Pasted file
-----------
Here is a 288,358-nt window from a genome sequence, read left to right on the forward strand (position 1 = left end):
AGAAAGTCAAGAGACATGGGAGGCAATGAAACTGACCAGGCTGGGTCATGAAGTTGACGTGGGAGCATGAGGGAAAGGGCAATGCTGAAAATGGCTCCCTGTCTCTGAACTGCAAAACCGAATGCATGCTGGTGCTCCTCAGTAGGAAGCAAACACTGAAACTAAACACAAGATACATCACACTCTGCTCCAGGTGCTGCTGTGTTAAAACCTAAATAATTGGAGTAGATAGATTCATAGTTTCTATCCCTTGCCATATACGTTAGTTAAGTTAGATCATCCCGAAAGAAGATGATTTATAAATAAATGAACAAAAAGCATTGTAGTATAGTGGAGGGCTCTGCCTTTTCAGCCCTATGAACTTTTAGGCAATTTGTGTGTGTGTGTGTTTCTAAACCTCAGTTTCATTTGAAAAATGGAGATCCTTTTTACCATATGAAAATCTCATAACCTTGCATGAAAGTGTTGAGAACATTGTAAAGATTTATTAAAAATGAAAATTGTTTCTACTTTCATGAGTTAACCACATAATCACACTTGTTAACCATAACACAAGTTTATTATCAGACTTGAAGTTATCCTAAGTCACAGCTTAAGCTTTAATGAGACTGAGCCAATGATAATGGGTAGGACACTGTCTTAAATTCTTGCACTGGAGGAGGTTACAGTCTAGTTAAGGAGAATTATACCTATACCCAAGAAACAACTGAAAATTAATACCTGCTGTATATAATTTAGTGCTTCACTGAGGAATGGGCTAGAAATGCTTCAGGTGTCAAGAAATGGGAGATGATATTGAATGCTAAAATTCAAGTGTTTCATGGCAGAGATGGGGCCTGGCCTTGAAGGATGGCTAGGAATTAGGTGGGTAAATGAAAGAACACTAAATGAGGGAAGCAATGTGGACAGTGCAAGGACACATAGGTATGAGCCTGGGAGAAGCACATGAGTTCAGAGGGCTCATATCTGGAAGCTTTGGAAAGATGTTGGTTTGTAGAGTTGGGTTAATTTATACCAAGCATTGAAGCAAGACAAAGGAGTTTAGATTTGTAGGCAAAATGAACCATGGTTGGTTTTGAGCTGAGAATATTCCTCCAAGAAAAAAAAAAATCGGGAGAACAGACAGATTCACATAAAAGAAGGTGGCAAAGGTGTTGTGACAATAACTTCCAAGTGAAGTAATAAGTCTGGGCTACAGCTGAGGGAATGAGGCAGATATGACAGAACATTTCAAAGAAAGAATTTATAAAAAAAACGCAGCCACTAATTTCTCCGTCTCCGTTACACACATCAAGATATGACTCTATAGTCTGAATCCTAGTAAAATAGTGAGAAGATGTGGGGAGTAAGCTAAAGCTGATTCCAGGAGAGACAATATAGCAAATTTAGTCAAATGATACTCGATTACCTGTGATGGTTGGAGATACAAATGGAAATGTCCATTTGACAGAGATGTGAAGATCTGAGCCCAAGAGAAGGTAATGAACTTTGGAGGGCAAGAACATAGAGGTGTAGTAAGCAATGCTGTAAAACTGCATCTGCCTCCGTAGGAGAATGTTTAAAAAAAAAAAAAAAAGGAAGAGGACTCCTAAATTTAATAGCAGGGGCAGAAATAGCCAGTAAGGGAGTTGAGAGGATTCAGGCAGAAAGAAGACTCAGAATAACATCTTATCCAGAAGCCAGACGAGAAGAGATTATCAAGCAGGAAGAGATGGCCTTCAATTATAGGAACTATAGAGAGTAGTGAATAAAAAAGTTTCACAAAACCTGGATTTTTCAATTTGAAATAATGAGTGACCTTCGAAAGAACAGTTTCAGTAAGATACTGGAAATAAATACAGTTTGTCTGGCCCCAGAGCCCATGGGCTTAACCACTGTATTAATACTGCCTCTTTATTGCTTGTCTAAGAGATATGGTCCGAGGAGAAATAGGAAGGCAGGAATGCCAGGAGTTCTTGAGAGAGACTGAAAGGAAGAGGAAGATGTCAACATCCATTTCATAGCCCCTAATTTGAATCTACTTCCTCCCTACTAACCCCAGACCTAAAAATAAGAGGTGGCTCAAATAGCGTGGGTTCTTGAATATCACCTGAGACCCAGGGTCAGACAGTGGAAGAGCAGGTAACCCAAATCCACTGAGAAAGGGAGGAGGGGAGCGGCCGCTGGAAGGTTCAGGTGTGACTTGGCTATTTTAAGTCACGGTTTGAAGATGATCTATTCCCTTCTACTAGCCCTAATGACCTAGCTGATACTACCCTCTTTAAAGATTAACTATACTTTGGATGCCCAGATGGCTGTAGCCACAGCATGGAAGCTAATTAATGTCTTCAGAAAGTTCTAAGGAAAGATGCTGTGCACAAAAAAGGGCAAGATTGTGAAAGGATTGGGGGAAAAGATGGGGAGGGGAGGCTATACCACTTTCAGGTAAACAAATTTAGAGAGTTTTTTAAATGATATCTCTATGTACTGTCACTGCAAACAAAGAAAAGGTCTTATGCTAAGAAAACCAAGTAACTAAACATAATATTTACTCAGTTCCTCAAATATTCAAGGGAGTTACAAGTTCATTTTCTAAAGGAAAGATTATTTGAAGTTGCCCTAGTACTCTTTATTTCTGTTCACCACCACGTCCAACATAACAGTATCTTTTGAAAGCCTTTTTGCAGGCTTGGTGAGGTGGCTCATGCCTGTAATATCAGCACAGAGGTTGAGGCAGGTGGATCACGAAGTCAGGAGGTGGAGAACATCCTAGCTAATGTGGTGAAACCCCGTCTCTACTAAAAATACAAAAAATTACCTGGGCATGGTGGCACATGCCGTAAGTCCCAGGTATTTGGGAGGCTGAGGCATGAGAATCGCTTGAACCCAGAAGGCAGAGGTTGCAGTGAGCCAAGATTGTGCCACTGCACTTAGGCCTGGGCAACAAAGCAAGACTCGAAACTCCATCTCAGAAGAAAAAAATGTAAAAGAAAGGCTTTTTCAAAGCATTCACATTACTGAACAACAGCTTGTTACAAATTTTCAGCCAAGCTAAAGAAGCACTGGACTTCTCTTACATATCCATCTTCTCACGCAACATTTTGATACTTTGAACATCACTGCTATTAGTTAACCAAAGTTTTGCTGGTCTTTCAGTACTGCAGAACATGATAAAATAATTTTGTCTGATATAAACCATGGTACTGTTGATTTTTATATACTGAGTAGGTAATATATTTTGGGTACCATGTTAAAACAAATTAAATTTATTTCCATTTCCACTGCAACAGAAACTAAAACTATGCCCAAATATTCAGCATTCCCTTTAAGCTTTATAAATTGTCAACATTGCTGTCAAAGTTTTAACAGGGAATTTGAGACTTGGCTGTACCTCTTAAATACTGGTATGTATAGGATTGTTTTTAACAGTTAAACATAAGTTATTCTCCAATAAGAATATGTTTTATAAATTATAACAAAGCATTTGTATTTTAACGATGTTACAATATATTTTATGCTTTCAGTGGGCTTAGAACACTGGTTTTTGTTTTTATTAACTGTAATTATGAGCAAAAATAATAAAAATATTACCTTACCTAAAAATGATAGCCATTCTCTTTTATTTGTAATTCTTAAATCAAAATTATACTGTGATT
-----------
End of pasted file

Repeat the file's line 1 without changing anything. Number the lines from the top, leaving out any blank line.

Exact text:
Here is a 288,358-nt window from a genome sequence, read left to right on the forward strand (position 1 = left end):